Resistance is futile. Oh wait, wrong franchise.
Humanity is helpless in the face of Baby Yoda. Those saucer-size eyes, X-wing ears, and three-digit mitts are adorable enough to melt any heart, even one hiding behind Beskar armor. But when watching The Mandalorian, you don’t even have much choice in the matter: Science says we’re all programmed to react a certain way when we see the little green guy.
“Little Baby Yoda is not a natural animal,” says Alan Beck, a professor of animal ecology at Purdue University. “He was selected. He, basically, was more than even domesticated for the traits that we hold dear.”
There’s been an abundance of research on the power of cuteness over the years, going at least as far back as the 1940s. That’s when ethologist and zoologist Konrad Lorenz proposed the existence of “baby schema,” a cluster of physical characteristics that inspires caregiving. Among the attributes? A large round head and wide eyes. Baby Yoda certainly matches that description, and it’s hard to believe that’s just a coincidence. “They know what they’re doing,” says Daniel Blumstein, a professor with UCLA’s Department of Ecology and Evolutionary Biology.
Of course, no one involved with The Mandalorian has explicitly said that the show’s creative team engineered Baby Yoda for internet domination, but this is Disney we’re talking about. Back in 1980, the now-late paleontologist and evolutionary biologist Stephen Jay Gould wrote about how the company transformed Mickey Mouse to make the mascot more childlike and appealing with a bigger head and eyes, thicker snout and limbs.
“We are sort of hardwired to respond to these sorts of features,” Blumstein says. “Oh, isn’t that cute, we say when we see a Baby Yoda, or when we see a puppy, or when we see a baby of any other species, where we might not have that same feeling when we see an adult of another species.”
Even if the House of Mouse isn’t deliberately playing with baby schema, it is tapping into it and other scientific concepts, notes Samuel Levin, an evolutionary biologist and senior research associate at Oxford University. “Star Wars is set in a galaxy long, long ago and far, far away. As long as it’s in our universe, we know that the rules of evolutionary biology apply,” he says.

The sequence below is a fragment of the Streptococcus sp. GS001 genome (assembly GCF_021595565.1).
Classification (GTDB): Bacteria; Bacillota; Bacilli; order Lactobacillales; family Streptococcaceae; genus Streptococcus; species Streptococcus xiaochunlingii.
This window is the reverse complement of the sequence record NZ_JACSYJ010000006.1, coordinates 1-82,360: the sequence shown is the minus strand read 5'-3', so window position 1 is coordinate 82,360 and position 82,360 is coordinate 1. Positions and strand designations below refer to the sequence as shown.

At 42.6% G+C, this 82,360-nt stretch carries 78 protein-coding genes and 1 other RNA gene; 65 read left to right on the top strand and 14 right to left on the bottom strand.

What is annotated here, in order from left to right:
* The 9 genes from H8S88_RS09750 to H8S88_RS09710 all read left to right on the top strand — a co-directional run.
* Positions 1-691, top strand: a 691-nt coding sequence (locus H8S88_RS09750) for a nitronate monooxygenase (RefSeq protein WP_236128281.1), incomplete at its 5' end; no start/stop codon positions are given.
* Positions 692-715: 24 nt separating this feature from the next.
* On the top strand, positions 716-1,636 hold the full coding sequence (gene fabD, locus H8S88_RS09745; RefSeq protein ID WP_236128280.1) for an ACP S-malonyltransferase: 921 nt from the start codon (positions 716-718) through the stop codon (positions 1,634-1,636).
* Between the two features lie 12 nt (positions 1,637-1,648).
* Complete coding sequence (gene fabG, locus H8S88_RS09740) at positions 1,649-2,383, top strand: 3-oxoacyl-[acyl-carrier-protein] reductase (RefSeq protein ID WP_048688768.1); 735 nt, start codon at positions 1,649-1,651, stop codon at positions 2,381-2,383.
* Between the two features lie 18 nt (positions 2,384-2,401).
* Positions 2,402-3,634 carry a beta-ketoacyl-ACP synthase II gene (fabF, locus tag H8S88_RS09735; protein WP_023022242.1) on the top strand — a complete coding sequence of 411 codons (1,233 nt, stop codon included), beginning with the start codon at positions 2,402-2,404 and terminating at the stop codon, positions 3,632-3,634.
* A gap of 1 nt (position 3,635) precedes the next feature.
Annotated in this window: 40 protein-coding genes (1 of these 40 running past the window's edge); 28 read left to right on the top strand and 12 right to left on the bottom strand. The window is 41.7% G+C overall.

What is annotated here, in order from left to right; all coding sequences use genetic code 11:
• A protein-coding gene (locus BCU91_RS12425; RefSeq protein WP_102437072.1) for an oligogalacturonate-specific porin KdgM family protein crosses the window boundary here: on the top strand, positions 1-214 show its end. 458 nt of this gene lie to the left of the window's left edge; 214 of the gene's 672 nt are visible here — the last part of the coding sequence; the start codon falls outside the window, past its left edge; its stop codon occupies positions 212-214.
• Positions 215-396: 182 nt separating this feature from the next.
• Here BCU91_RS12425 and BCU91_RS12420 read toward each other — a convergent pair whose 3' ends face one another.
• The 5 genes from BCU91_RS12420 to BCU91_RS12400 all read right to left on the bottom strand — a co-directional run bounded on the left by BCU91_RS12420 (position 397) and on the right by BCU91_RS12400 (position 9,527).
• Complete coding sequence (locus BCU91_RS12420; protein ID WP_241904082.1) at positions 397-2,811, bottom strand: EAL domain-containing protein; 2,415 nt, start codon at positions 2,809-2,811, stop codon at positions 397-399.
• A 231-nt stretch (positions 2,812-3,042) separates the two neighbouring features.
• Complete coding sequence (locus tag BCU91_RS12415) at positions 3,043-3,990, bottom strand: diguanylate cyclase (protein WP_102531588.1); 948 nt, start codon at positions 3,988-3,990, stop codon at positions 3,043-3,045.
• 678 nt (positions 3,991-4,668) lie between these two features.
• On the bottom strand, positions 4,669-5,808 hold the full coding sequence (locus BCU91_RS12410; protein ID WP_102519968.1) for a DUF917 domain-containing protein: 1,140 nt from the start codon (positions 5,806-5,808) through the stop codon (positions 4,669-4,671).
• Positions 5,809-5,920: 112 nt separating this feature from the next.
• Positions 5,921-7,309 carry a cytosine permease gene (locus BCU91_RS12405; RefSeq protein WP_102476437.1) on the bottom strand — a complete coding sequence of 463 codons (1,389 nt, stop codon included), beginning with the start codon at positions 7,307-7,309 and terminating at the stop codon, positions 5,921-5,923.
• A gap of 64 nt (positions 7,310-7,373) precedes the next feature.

For instance, a recent study suggests that baby humans hit maximum cuteness at 6 months old, a finding that might have to do with infant mortality rates. Levin supposes that a similar theory could apply to 50-year-old Baby Yoda and his mysterious species. “He’s clearly at optimal cuteness,” Levin says. “Maybe this tells us that species have high mortality rates in ages 0 to 30, or something. But around age 50 is when [there’s] low mortality rates, they’ve made it through some threshold of dying.”
The sight of Baby Yoda doesn’t only bring out purely nurturing feelings, though. Bryce Dallas Howard — who directed the fourth episode of The Mandalorian — herself had an intense reaction when she first saw the robed puppet. She told Vulture recently that it was similar to the feeling of wanting to “smush” something because it’s so cute, a sensation that scientists call “cute aggression.” According to a study published in 2018, it’s possible that the nonthreatening impulse to squeeze or bite something adorable (like, say, an alien frog) is a coping mechanism, a way to balance overwhelming positive emotions.
However people respond to The Mandalorian’s breakout star — by screaming, crying, or just giving him a polite nod at an NBA game — one thing is indisputable. “I think the scientific community can officially rule,” Levin says, “that Baby Yoda is cute.”
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